Celebrate Recovery, a popular Christian 12-step program in many churches, factors prominently in the movie Home Run. As executive producer of this film, I wanted to understand what the recovery process is like, so my staff and I joined a Celebrate Recovery group during the filming of Home Run.
I've never had a chemical addiction, I've never used drugs, I've never smoked, and I've never struggled with alcohol, so I wasn't sure how much recovery I'd have to celebrate. As we worked our way through the steps, though, I quickly discovered the escapist behaviors I was engaging in that were keeping me from living fully. I might not use cocaine or bourbon, but I might shop, eat, lose myself on Facebook, or watch endless hours of television as a way to anesthetize my hurt, anxiety, and pain.
Learning to tell the truth about my struggles was the biggest hurdle for me. I realized how often I unintentionally put on a veneer for others. I may look put together on the outside, while inside I'm struggling.
When I go to church and sit next to a woman wearing a cute outfit, I think, I could never tell her how I'm struggling, because she obviously doesn't struggle.
We isolate ourselves, even in church pews, and feel alone. I think that's a great lie of Satan: you're alone, nobody else has done that thing or had that thought or made that horrible decision. Just you—nobody in this church would understand or like you or approve of you if they knew your secret.
I want to bust open that lie. We all have secret places and dark spots in our lives, especially the older we get. But God wants to shine a bright light on those spaces to free us from the shame. Then he wants to take our secret shame and make it a redeeming beacon of hope for people who are having the same struggle. Satan would love to keep us in our solitary confinement where we say to ourselves, This is just the way it's going to be for the rest of my life. I will go to my grave with this secret, because no one would ever understand. Shame is such a huge weight to bear.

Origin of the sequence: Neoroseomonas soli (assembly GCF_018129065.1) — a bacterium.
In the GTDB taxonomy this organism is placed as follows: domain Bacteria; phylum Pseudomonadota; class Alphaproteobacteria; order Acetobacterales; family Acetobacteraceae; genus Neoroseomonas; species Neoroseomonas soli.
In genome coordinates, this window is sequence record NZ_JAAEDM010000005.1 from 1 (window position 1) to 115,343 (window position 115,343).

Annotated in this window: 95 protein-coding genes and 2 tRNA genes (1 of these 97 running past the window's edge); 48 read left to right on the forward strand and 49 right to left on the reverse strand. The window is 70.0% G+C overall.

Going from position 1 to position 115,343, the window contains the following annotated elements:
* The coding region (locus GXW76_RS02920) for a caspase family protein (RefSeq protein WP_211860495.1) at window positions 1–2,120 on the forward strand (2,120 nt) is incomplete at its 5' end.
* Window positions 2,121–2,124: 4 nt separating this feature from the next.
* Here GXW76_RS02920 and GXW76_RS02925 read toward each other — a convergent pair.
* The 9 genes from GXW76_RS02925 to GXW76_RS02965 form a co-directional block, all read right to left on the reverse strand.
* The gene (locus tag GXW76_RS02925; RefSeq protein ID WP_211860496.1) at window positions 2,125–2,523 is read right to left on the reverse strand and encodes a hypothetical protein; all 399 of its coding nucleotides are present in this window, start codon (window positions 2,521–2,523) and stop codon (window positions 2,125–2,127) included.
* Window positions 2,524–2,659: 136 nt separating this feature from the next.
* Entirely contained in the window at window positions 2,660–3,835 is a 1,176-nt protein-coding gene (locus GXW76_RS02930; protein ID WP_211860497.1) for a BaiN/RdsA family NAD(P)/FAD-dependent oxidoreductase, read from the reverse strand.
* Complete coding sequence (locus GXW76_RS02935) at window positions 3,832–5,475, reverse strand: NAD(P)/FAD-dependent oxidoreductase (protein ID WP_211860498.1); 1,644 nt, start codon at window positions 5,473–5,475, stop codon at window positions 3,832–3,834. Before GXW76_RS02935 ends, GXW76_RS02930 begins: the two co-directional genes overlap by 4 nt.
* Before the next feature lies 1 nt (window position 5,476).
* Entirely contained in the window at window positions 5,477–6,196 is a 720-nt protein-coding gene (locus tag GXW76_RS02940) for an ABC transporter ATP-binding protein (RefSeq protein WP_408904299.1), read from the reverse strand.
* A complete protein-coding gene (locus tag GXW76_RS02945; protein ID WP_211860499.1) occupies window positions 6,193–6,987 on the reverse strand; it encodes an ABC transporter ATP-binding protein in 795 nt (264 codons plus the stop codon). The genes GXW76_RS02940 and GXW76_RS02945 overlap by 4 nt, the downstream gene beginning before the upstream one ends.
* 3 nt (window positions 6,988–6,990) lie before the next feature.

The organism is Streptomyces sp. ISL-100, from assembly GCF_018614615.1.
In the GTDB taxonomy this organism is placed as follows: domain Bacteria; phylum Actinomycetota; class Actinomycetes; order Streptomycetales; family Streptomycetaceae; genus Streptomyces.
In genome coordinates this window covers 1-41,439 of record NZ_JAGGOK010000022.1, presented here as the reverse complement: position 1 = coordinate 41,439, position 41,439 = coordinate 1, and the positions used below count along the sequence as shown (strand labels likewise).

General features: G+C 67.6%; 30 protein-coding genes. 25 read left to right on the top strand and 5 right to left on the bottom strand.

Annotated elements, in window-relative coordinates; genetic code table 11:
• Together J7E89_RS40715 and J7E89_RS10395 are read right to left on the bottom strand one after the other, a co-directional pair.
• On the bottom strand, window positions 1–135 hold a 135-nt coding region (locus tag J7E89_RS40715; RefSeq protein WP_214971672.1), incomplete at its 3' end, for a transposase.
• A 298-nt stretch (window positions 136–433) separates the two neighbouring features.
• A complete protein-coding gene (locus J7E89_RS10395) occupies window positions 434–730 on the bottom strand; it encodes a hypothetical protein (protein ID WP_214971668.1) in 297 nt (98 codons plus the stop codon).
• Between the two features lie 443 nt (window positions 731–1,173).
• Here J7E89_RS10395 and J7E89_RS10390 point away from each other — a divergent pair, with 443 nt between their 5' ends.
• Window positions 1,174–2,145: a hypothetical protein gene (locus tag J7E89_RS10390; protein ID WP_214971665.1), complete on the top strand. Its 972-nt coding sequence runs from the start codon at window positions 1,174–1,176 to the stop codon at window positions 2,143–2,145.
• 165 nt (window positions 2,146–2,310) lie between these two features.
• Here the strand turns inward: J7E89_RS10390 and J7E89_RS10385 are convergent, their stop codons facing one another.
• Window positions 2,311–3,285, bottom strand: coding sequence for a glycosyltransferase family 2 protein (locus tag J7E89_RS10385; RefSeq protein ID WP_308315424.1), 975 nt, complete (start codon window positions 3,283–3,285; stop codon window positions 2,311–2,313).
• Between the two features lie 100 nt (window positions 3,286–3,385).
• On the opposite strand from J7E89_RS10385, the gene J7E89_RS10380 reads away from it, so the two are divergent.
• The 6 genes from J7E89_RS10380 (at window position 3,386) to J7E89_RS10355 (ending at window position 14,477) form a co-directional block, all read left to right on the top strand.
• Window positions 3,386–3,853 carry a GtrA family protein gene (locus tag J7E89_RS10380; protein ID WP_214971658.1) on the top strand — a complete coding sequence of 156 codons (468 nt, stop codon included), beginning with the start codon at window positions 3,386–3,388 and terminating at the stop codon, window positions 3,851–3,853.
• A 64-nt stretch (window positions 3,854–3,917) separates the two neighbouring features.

The irony is that all of us who have answered an altar call and accepted Jesus as our Savior still have histories and habits that need to be transformed. Our stumbling blocks don't miraculously disappear the day we come to Christ. We need to seek out help for our healing.
Before you open yourself up to others though, it's wise to do so in a safe environment. It's one thing to let somebody in and see your hurt, but it's quite another to receive constructive help to get to the next level. It's not helpful to have a bunch of people being open and honest with each other, and then just bleeding to death on the carpet, emotionally speaking. You want them to be safe and in a place where they can be quickly bandaged and cleaned up.
Three things I'd encourage women to seek for healing:
- Know you're not alone. Everyone struggles, and no one you're looking at is perfect. Everybody struggles.
- Find an authentic relationship, and challenge yourself with deeper, honest relationships. Try opening up about your true feelings, and not acting like you always have it all together.
- Find Celebrate Recovery. If you don't have one at your church, attend Celebrate Recovery at another church. No matter what church tradition or denomination you're part of, Celebrate Recovery unites people around their brokenness and helps them find life based on God's truth in the Bible.
The process of healing
Sometimes God chooses to heal a broken arm with the laying on of hands. More often though, healing comes when a doctor sets the bone, and we endure the inconvenience and discomfort of being in a cast for several weeks as the bone re-grows. Physical healing is a process. So is emotional healing. Celebrate Recovery takes you through the process of uncovering the wound, looking at the wound, putting a cast on it while it's weak to keep it from re-breaking, and then finally, moving forward with new growth.
Bringing stories to life
I asked the Celebrate Recovery founders if I could use their curriculum in Home Run because I wanted to show how the telling of people's stories can reveal God to us in a way that influences our own story. When you tell me how God worked with you in your weak places or your broken places, it speaks to me. Your story helps me in my relationship with the Lord. Likewise, when I get honest and share my own struggles with you, hopefully you receive a little healing for your own wounds. Sharing stories and helping each other recover from our brokenness—now that's something to celebrate.
Carol Mathews is executive producer of the feature film Home Run the Movie, which released in April 2013. Read more from Carol on the TCW blog, and find out more ideas for women's ministry in the TCW store.